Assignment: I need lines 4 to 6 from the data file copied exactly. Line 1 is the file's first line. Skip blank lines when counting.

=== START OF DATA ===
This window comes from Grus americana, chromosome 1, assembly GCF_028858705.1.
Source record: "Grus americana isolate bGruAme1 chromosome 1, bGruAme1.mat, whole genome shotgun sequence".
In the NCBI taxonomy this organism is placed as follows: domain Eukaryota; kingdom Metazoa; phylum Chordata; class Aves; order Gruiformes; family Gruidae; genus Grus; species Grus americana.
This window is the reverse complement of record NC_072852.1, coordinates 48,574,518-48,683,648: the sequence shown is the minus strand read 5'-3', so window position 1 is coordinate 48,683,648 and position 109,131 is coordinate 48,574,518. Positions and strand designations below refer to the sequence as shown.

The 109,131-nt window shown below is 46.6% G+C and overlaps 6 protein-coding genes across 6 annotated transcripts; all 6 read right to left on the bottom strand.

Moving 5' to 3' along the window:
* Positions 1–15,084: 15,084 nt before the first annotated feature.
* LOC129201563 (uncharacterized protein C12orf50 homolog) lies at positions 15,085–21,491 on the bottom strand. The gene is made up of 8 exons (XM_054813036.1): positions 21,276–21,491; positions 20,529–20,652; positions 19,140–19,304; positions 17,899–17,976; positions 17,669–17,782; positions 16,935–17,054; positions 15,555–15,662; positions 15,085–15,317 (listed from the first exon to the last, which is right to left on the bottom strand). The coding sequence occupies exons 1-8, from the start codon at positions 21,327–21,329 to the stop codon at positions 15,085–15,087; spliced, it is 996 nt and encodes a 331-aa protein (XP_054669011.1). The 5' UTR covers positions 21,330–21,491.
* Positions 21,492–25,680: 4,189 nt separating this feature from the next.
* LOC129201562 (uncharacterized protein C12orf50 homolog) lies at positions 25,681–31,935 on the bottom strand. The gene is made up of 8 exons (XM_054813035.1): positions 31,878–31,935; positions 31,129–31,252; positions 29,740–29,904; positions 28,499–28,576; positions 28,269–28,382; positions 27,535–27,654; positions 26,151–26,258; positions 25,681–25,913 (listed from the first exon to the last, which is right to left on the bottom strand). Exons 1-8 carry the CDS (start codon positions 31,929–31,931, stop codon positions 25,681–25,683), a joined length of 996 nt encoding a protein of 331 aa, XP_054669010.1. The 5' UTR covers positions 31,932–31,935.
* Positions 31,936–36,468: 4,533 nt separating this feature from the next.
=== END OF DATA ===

This window is the reverse complement of record NC_072852.1, coordinates 48,574,518-48,683,648: the sequence shown is the minus strand read 5'-3', so window position 1 is coordinate 48,683,648 and position 109,131 is coordinate 48,574,518. Positions and strand designations below refer to the sequence as shown.

The 109,131-nt window shown below is 46.6% G+C and overlaps 6 protein-coding genes across 6 annotated transcripts; all 6 read right to left on the bottom strand.

Moving 5' to 3' along the window: